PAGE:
Re: Variability of natural speech production ("James D. Miller" )

Subject: Re: Variability of natural speech production
From:    "James D. Miller"  <jamdmill@xxxxxxxx>
Date:    Fri, 8 Aug 2008 09:17:28 -0400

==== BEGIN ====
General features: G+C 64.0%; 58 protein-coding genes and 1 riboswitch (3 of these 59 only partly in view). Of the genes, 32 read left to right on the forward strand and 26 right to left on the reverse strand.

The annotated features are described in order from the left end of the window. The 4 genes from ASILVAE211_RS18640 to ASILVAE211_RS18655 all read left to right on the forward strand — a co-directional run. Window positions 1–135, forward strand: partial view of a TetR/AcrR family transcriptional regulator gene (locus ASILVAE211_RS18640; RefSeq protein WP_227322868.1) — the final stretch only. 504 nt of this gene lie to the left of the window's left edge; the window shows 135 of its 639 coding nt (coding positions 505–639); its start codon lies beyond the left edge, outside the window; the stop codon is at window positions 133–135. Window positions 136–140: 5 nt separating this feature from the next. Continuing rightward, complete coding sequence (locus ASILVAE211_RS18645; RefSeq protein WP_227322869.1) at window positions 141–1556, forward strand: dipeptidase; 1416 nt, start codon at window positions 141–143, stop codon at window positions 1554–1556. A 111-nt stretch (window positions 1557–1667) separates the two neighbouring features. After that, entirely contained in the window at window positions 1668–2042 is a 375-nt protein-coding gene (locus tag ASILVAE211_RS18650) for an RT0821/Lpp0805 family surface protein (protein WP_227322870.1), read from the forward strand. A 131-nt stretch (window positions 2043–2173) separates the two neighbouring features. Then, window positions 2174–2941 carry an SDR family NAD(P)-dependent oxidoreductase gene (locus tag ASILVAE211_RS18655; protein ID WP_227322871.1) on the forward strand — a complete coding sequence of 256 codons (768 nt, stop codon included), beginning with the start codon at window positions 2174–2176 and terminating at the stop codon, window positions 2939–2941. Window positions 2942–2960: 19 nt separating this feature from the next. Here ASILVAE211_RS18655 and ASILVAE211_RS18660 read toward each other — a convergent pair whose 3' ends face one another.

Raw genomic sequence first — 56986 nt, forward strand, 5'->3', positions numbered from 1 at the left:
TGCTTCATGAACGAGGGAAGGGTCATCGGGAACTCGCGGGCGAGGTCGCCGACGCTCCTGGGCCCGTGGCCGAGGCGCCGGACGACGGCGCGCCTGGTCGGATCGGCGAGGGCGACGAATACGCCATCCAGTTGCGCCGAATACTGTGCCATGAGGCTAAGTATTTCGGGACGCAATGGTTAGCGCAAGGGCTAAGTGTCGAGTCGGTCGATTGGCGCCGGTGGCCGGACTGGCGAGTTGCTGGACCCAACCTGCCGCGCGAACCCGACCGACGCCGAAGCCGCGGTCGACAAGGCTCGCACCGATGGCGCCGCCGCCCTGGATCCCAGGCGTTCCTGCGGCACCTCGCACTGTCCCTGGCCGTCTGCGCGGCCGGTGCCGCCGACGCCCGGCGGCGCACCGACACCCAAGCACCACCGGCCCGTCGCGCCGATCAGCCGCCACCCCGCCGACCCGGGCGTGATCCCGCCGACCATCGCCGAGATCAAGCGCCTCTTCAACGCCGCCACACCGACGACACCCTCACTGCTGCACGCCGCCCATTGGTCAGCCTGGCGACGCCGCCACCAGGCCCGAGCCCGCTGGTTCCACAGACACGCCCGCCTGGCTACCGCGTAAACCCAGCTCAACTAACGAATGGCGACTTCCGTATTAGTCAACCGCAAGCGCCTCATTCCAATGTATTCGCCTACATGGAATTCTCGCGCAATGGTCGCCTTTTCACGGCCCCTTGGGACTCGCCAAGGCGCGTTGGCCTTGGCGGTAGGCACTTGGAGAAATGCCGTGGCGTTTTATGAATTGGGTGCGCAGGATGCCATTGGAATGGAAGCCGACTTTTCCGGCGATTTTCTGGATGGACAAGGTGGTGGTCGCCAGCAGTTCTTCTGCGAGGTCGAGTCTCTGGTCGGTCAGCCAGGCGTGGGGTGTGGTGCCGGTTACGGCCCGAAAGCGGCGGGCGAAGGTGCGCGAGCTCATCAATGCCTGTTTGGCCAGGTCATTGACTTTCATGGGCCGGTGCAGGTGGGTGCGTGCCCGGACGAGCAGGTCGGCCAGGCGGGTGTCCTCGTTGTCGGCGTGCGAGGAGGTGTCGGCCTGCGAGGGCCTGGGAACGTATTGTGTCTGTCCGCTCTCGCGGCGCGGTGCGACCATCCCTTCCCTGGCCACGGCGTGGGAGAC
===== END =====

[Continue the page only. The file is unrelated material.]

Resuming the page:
Dear Dr. Schmitt, It is well established that the acoustic information used by a listener to identify a consonant or a vowel is overlapping and distributed acoustically across a considerable span of time. To slightly paraphrase Alvin Libermann, "Acoustically, speech sounds (phones) do not come along like beads on a string." For example, the acoustic information used to identify a /d/ may start sometime in a preceding vocalic portion of the signal and may extend well into a following vocalic portion of the signal. Even though some have tried to identify the acoustic locations of consonants and vowels in running speech, they are, for the most part, misguided in that attempt. Even the simple idea that vowels are associated with a "steady-state" portion of the acoustic signal or with the "middle of the vocalic portion," are very often incorrect. Unfortunately, one has to study the dynamic acoustic characteristics of speech over a considerable time span and understand how perception is related to those dynamics. We are only beginning to know how to do that. Until that time, I fear that you will have to narrow your question to restrict it to an answerable one. James D. Miller James D. Miller, Ph.D. Principal Scientist Communication Disorders Technology, Inc. Indiana University Research Park 501 N. Morton Street Suite 215 Bloomington, IN 47404 Business Phone: (812)336-1766 Cingular Cell Phone: (812)360-0612 Quoting Nicola Schmitt <nicola.schmitt@xxxxxxxx>: > Dear List, > > We would like to know more about the acoustic properties of natural speech? > > Especialy we are interested in the distribution of spectral levels of > single phonemes, especially /f/, /s/, /sh/, /t/, /d/ /k/, /g/, /p/, > /b/ on two dimensions: voice effort (whispering .. talking .. > shouting) and speaker "clarity" (barely understandable ... clearly > understandable). Long-term spectra are not helping us. > > Is any one working on either of this topics? Or knows topic related > literature? > > Thanks for your answer in advance > > Best Regards > Nicola Schmitt > > Research Audiologist > > > -- > Ist Ihr Browser Vista-kompatibel? Jetzt die neuesten > Browser-Versionen downloaden: > --

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